This week we debuted brand messaging highlighting our core belief that young athletes should strive for podiums, not participation.
In this campaign we celebrate the accomplishments of elite young athletes, national champions, and world record holders. Surprising to us, we’ve received quite a bit of push back, so let me explain exactly what we stand for.
(I will be publishing this as a blog post and will include some of the campaign imagery below).
Being involved in the youth sports industry in some manner my whole life, I’ve witnessed a troubling trend that threatens the very purpose youth sports plays in our kids’ development.
Parents and administrators have “nurfed” youth sports to the point where it’s now completely unacceptable for kids to experience discomfort, adversity, or hurt feelings.
We cannot be afraid to let some kids win and to let some kids lose. Physical and mental adversity are the sharp-edged tools that sculpt our kids. If we continue to avoid this uncomfortable fact, we’ll be left with empty celebrations where everyone wins and participation is the only goal.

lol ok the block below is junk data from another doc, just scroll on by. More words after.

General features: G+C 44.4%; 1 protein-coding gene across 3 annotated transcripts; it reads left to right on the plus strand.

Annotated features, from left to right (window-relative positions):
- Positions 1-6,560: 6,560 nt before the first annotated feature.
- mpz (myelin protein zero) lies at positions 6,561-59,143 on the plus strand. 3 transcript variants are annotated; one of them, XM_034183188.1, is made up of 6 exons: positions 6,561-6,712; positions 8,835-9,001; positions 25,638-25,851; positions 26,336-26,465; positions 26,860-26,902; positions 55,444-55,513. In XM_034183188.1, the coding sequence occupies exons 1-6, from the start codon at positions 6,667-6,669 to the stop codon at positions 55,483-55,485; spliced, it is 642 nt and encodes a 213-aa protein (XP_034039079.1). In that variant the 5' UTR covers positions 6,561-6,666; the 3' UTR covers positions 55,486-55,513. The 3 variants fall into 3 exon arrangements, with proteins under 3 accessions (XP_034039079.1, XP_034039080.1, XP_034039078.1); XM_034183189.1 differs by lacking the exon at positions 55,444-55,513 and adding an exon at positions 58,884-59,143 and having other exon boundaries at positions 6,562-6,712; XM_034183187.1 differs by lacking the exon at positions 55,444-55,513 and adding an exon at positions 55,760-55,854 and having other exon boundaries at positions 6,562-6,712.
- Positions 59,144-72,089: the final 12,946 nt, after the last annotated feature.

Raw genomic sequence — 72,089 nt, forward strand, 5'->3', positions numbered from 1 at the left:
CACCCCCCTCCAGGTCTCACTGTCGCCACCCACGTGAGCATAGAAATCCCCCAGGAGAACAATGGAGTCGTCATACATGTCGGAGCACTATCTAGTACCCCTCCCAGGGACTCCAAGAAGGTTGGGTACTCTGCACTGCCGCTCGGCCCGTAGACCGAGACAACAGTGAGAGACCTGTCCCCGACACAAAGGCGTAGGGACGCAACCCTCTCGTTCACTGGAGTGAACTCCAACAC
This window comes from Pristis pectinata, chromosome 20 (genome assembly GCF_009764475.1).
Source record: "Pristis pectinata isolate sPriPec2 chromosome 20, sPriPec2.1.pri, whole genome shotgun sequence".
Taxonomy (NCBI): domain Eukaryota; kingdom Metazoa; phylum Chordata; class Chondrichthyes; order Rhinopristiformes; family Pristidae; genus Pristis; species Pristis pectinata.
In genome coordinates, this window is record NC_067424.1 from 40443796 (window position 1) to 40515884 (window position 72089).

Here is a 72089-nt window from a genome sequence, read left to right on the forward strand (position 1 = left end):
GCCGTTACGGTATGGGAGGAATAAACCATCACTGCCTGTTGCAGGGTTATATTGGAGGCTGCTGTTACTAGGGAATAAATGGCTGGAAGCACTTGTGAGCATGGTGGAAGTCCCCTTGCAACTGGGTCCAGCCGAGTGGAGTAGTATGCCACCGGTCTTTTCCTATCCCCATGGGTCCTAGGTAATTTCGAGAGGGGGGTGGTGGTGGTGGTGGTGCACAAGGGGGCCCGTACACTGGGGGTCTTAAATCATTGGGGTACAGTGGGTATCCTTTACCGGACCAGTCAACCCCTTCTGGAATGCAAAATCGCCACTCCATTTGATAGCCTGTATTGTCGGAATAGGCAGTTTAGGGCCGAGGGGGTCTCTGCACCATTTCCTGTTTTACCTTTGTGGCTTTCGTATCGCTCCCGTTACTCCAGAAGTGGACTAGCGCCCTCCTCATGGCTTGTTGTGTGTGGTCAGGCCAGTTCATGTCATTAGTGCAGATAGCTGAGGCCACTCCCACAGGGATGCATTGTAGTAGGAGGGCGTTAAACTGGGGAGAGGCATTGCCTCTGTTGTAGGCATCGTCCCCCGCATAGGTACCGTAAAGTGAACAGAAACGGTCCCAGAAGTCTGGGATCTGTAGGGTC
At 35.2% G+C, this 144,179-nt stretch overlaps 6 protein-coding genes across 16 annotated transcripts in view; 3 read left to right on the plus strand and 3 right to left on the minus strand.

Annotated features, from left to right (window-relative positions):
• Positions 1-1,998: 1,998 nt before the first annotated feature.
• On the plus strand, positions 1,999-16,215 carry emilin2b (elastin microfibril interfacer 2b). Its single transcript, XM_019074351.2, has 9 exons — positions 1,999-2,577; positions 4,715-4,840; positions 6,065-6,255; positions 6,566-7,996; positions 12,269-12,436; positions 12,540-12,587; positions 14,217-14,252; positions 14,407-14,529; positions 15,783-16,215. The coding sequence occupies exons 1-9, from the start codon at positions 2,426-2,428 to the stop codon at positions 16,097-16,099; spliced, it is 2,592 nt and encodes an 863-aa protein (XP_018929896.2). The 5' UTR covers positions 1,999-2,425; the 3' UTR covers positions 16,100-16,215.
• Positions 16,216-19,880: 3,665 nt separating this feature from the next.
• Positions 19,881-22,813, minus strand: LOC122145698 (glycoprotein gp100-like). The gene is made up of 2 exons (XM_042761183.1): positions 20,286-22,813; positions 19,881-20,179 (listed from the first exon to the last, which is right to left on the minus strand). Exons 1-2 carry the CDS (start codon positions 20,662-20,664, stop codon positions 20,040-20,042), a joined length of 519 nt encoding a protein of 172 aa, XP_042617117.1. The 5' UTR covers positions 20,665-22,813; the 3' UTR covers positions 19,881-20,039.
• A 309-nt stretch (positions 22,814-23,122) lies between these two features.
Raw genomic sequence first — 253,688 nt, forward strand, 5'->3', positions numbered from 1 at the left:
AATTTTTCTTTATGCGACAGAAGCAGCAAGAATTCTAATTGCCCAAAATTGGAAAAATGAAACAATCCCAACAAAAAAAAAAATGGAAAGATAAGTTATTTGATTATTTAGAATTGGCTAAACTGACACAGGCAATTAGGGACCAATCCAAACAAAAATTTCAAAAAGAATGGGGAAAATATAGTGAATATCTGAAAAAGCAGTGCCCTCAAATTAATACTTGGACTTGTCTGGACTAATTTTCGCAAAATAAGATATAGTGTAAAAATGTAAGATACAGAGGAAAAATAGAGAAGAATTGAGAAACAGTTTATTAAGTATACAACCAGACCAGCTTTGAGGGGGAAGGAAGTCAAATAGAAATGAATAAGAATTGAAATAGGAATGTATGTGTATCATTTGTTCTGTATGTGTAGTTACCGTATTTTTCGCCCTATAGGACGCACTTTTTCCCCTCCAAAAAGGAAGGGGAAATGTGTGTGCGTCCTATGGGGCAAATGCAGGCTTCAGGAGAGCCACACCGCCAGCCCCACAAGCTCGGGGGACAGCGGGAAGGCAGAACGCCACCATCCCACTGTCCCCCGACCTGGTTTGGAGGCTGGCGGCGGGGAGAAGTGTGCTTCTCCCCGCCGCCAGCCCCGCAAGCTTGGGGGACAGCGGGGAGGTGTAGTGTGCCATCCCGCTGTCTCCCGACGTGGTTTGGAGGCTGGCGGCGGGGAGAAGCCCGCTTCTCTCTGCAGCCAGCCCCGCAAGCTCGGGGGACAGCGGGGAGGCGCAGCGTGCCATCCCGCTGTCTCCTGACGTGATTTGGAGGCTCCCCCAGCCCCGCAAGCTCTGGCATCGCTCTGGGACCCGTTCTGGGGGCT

Sports shouldn’t always be fun. Sports are supposed to represent life and since when is life invariably fun and participation good enough? If we fail to let kids experience the crushing of defeat, the inspiration to improve, and the exhilaration of victory, how will they react when real adversity strikes in life?
We are setting our kids up to fail in the arena of life. Competition is not bad and winning isn’t evil.
At Herofuel, we’ve always received some sideways looks for making a performance sports bar for kids. But we stand by the thousands of kids we’ve fueled to chase their dreams and are unapologetic about encouraging competition and athletic achievement in youth sports.
We’re doing this not because we think everyone will agree with us, but because we are confident that this is what’s best for our kids.